The economics of being a jazz musician in the San Francisco Bay Area was the topic of a roundtable discussion hosted by the Center for New Music this past Tuesday, June 12th. Featured representatives were Cory Combs, executive director of InterMusicSF, and musicians Darren Johnston, Lisa Mezzacappa, and Destiny Muhammad. Leading the conversation was Adam Fong, executive director of C4NM. Mario Guarneri was there too to represent Jazz in the Neighborhood. Altogether, about twenty people—mostly jazz musicians—came out to participate in the lively dialogue.
Concerning wealth, where does the money come from? A list of funding agencies compiled by C4NM was distributed, but it was noted that access to these funds is very competitive, especially for individual musicians. Grants are usually awarded for a specific purpose, which leaves musicians without a stable income once their project is completed. Nonprofits rely heavily on support from individual donors and corporate sponsors, but this type of funding is often not available for independent musicians and ensembles.
An obvious source of money is through ticket sales, the gate or the door. Garnering a large enough audience to pay the bills is difficult for both musicians and presenters. Obstacles to gathering a large audience include presenting in random venues, competition from other events and other non-live forms of entertainment, and simply the somewhat rarefied nature of the genre. Bringing in new and younger jazz audiences would certainly be beneficial.
In the SF Bay Area, it seems that most venues pay a percentage of the door, so if the audience is small, the musicians receive very little money. There are a few presenters who guarantee musicians a set amount upfront—Jazz the Neighborhood being one of them. For those venues that do guarantee, Jon Jang noted that musicians can negotiate for pay that compensates them fairly. Miles Anderson, a musician who has literally paid his dues, cautioned that when musicians work for little or no compensation, an environment for low paying jobs is perpetuated.
On the other hand, the current gig economy provokes an environment where the lowest bid can often be the deciding factor. How can equity be achieved under this market-based model? Much of the discussion centered on how freelancers can survive in the gig economy. Among the issues and ideas that were raised, organizing was a solution that all agreed would be valuable, particularly organizing at the local level. This includes smaller organizations working collaboratively to wield a greater influence. Historically, unions have helped workers gain economic equity. Is this a role they can continue to play in the 21st century?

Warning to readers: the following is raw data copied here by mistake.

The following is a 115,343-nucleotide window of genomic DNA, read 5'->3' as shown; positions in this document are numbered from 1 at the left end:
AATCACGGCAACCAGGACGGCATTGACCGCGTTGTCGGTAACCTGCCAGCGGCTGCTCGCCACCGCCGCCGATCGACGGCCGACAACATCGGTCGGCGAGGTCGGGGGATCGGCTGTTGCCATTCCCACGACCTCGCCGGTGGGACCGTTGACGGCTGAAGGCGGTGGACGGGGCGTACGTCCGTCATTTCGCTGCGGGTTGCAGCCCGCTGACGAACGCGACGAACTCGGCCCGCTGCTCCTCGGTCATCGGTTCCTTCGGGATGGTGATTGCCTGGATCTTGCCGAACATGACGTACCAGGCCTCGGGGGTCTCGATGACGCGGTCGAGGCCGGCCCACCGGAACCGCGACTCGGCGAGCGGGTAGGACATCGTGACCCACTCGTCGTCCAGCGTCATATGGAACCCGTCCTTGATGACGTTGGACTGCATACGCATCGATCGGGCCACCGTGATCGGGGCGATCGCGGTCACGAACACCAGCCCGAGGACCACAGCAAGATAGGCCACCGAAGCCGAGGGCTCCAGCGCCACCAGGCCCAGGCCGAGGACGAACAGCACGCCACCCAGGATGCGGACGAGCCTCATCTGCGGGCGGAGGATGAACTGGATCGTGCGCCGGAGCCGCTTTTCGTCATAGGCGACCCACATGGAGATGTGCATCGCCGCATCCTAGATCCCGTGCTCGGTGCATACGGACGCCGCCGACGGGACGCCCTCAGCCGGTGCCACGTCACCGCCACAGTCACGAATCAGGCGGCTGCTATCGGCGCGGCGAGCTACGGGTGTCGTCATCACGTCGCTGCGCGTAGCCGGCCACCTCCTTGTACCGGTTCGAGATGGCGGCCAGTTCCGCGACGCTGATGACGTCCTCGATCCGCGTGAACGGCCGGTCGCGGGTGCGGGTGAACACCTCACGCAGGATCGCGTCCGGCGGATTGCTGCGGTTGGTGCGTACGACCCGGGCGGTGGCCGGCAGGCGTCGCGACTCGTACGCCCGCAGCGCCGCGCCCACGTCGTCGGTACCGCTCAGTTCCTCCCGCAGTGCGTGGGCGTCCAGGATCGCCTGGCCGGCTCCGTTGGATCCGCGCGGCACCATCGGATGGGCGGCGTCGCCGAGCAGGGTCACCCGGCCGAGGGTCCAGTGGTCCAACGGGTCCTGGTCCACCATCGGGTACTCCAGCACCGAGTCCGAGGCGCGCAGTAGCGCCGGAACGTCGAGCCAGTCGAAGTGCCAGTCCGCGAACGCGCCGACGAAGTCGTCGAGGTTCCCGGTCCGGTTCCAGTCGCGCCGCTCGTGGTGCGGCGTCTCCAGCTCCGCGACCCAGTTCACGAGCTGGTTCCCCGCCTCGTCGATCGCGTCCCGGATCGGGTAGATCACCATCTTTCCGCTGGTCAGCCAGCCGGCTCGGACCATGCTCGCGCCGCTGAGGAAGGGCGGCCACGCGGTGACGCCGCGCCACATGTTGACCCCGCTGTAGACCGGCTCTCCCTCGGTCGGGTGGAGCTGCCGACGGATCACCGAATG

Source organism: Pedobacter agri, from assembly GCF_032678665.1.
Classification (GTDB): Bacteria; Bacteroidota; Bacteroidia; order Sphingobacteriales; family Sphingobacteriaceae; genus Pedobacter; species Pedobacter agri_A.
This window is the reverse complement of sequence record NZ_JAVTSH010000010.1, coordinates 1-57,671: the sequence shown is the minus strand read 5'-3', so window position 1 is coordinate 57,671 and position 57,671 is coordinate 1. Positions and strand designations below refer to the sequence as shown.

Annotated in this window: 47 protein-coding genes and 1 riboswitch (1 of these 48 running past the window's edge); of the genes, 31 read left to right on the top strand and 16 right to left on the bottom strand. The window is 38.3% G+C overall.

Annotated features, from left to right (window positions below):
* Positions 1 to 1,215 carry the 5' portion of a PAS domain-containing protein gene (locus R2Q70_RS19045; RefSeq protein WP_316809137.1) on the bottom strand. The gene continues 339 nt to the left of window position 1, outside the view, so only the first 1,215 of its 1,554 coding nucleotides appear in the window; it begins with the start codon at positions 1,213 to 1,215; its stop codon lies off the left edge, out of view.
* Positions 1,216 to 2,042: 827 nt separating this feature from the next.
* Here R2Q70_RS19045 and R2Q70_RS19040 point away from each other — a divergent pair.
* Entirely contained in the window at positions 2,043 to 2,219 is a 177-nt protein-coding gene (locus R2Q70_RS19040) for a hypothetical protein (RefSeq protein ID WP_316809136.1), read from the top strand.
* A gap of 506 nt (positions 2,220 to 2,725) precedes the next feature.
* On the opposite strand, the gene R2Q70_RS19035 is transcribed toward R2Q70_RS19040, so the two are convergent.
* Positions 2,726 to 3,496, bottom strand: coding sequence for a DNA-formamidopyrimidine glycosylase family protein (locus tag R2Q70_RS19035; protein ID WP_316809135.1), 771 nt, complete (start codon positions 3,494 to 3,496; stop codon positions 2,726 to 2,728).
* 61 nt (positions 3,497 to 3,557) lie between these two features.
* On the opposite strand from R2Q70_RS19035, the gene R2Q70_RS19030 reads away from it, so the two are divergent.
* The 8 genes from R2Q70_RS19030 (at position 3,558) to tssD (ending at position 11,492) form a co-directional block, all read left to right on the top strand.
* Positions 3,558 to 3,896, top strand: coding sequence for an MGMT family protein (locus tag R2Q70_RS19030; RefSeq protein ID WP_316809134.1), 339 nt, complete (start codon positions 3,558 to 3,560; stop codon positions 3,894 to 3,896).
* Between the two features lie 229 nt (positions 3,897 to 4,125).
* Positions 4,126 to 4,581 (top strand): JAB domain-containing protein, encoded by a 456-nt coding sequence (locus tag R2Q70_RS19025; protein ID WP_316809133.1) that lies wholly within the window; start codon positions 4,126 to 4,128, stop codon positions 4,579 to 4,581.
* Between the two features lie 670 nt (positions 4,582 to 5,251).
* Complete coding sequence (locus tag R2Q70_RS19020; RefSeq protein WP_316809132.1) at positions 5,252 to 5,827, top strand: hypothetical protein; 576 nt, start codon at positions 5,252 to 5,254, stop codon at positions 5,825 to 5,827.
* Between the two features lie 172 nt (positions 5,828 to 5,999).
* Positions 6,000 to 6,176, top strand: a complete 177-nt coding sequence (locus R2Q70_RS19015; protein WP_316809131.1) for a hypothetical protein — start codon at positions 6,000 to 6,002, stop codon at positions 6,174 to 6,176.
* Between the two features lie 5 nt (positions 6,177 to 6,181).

The notion of local jazz music was another topic of conversation. What is its value and to whom? Clearly it’s valuable to local musicians, though not always monetarily. But do local communities benefit? In what ways, and can that be improved? Do audiences really care if the musicians they hear are local are not? To what extent should institutions like SFJazz and city goverments be supporting the local scene? These questions leave room for much more dialogue and paths toward action.
The roundtable, Tracking Series #2, was organized by the Center for New Music, 55 Taylor St. San Francisco. These quarterly events are designed to catalyze and build a community of new music researchers to demonstrably improve gender and racial equity within the field of new music. Tracking Series #1 was entitled Going Public.
— reported by Jan Woo